Playing outside, rain or shine, is so important and beneficial to children! At my preschool, we go outside to play and learn every single day. Here are ten things children learning by playing outside.
While preschoolers are built to move, playing outside is not just to get the wiggles out of my students. Being outside, even in free play, gives my preschoolers opportunities to learn things I can’t always offer inside. The fresh air is good for them, as is the open space and the limitless possibilities for different kinds of play.
Ten Things Children Learn By Playing Outside
My preschoolers run, jump, skip, climb, swing and do all sorts of others things to get their heart rate up. They learn at an early age that exercise is good for us and that it makes our bodies healthy and strong. They learn it is fun!
Whether climbing up a slide or ladder, learning to pump on the swings or doing the monkey bars, my preschoolers learn they can do things are are physically demanding and difficult. Playing outside gives them opportunities to learn and practice gross motor skills that are difficult to reinforce inside.
I find that those children who pretend play outside are using knowledge about concepts they have learned inside. The above preschooler is looking for asteroids in the night sky. Other times the telescope is used to spy a pirate ship or to hose down a house fire.
Playing outside gives children more opportunities solve social problems within the preschool class. The girls above compromised and decided to take turns with the pink ball, so they both had equal time with it. I gladly sat back and watched the negotiations play out in a positive way.
There’s no way we could have built a ramp the size of the slide inside the house. These boys needed the slide to extend their knowledge of cause and effect, to answer their “If I…then will it…?” questions.
While is may seem like children act on impulse, playing outside gives children opportunities to make and explore new plans. They assign roles and jobs to one another in their play, and they talk through how their play should be executed. These preschoolers are deciding the best order to roll the balls down the slide.
All those crazy noises and wiggles children have to keep bottled up inside are let on the loose while playing outside. Playing outdoors is a good place, and a safe place, to be really, really silly, just for the sake of being silly. When preschoolers come back inside from letting out their sillies outside, their learning and indoor play is more focused.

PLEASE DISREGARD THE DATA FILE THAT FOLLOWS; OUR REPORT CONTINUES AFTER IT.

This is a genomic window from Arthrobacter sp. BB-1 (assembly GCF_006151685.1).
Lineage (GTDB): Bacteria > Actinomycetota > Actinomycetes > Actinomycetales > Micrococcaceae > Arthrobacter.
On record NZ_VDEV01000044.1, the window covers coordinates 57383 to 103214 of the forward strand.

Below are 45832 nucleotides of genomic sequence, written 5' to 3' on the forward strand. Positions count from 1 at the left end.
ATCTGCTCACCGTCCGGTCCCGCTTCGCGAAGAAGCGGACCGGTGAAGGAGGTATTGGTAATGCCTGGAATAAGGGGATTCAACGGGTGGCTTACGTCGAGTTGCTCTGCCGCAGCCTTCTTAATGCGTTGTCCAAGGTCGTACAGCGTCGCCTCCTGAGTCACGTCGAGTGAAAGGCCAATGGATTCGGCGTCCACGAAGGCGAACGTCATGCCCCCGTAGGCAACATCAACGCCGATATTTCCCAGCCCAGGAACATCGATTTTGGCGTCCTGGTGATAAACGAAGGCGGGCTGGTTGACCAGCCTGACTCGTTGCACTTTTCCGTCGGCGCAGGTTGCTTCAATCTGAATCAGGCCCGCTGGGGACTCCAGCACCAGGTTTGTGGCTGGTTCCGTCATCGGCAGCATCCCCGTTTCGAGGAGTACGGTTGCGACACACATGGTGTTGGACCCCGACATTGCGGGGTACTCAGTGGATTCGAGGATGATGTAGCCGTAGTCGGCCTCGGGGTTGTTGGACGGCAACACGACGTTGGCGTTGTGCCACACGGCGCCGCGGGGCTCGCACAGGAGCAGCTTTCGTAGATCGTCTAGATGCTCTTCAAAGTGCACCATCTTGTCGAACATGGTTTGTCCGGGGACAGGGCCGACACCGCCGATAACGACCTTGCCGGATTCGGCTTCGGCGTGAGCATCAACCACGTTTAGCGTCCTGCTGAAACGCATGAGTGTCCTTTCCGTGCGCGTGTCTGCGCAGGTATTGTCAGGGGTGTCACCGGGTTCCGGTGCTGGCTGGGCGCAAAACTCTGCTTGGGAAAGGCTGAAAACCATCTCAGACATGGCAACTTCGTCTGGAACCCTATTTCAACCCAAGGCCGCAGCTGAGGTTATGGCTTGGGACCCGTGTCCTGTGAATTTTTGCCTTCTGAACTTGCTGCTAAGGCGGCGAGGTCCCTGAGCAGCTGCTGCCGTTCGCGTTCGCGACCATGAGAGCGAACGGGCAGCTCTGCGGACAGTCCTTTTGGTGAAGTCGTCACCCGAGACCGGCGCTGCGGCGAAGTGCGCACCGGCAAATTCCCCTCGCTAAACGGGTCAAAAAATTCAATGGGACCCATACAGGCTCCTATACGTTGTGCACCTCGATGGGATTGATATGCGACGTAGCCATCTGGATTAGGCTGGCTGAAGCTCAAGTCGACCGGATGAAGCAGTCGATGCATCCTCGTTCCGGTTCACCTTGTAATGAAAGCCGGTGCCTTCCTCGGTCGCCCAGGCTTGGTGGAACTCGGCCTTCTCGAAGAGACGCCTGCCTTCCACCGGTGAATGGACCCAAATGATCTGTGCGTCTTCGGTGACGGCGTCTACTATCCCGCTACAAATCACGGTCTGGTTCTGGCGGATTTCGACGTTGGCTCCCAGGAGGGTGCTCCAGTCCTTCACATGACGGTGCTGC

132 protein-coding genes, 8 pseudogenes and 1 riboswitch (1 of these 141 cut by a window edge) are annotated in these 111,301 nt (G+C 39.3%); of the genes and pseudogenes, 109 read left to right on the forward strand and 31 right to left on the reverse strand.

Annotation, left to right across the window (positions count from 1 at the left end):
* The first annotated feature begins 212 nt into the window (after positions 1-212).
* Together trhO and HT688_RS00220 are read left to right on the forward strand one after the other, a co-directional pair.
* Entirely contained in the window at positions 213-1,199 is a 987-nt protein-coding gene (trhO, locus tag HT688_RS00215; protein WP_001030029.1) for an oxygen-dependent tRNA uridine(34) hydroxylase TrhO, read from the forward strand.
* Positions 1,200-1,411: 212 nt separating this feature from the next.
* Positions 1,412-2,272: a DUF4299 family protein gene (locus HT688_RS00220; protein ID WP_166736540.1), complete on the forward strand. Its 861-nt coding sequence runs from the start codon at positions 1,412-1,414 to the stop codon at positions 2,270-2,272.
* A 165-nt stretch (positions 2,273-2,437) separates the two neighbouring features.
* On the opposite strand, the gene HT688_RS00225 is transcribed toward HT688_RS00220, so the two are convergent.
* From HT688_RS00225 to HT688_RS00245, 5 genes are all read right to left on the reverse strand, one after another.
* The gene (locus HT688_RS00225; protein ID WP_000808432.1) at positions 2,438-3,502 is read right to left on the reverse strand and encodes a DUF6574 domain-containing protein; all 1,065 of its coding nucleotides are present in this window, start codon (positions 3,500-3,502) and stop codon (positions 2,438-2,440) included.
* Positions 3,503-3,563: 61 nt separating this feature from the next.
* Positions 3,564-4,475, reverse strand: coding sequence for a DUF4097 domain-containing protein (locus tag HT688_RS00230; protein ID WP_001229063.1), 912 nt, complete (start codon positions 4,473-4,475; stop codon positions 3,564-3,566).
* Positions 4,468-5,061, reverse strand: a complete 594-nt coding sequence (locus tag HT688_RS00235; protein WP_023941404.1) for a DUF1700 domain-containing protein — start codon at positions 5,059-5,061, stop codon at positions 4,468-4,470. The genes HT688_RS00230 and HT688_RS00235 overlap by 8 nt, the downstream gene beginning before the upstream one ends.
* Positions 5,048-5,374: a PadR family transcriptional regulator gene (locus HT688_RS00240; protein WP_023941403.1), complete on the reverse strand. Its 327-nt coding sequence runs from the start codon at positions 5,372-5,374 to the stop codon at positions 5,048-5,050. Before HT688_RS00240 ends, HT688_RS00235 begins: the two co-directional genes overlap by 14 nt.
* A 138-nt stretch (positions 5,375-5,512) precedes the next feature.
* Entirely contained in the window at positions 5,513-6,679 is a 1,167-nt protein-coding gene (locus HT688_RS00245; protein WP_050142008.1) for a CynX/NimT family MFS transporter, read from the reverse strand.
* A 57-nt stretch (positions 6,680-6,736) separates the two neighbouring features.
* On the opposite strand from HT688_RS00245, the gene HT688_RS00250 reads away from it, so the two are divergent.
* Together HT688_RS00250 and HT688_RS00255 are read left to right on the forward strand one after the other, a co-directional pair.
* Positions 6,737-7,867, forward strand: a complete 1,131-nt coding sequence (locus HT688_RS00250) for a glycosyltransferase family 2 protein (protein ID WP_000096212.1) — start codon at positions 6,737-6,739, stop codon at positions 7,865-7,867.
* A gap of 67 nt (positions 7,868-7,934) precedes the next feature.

They learn, in a completely natural way, what makes a good friend. They learn to include one another and help each other. They learn to share and take turns. They learn to compromise.
Just like indoor play includes learning how to clean up, so does outside play. The buckets and shovels need to be put back in the sandbox. The dump trucks need to be pushed back to the patio and the balls need to be put back into the bin.
Children learn not to give up.
While it’s not the same as persevering through difficult math facts, playing outside teaches children not to give up on the difficult things and offering lots of opportunities to practice. This preschooler worked for a good five minutes, trying to throw the ball onto the play fort. The challenge was getting the ball just high enough, and aim it just right, to make it through the safety bars. For a three year old, five minutes was a tremendous amount of practice, but he learned if he didn’t give up he would eventually get it right.
We Play Outside Every Single Day
With the exceptions of heavy wind or rain and extreme cold, my preschoolers and I go outside to play every single day. It is an important part of my program and important for the development of the whole child. While these are examples of non-academic things children can learn from playing outside, and we certainly do play more academic games outside, simply being outdoors, and playing for the sake of playing outside can be educational as well.
I’m Sarah, an educator turned stay-at-home-mama of five! I’m the owner and creator of Stay At Home Educator, a website about intentional teaching and purposeful learning in the early childhood years. I’ve taught a range of levels, from preschool to college and a little bit of everything in between. Right now my focus is teaching my children and running a preschool from my home. Credentials include: Bachelors in Art, Masters in Curriculum and Instruction.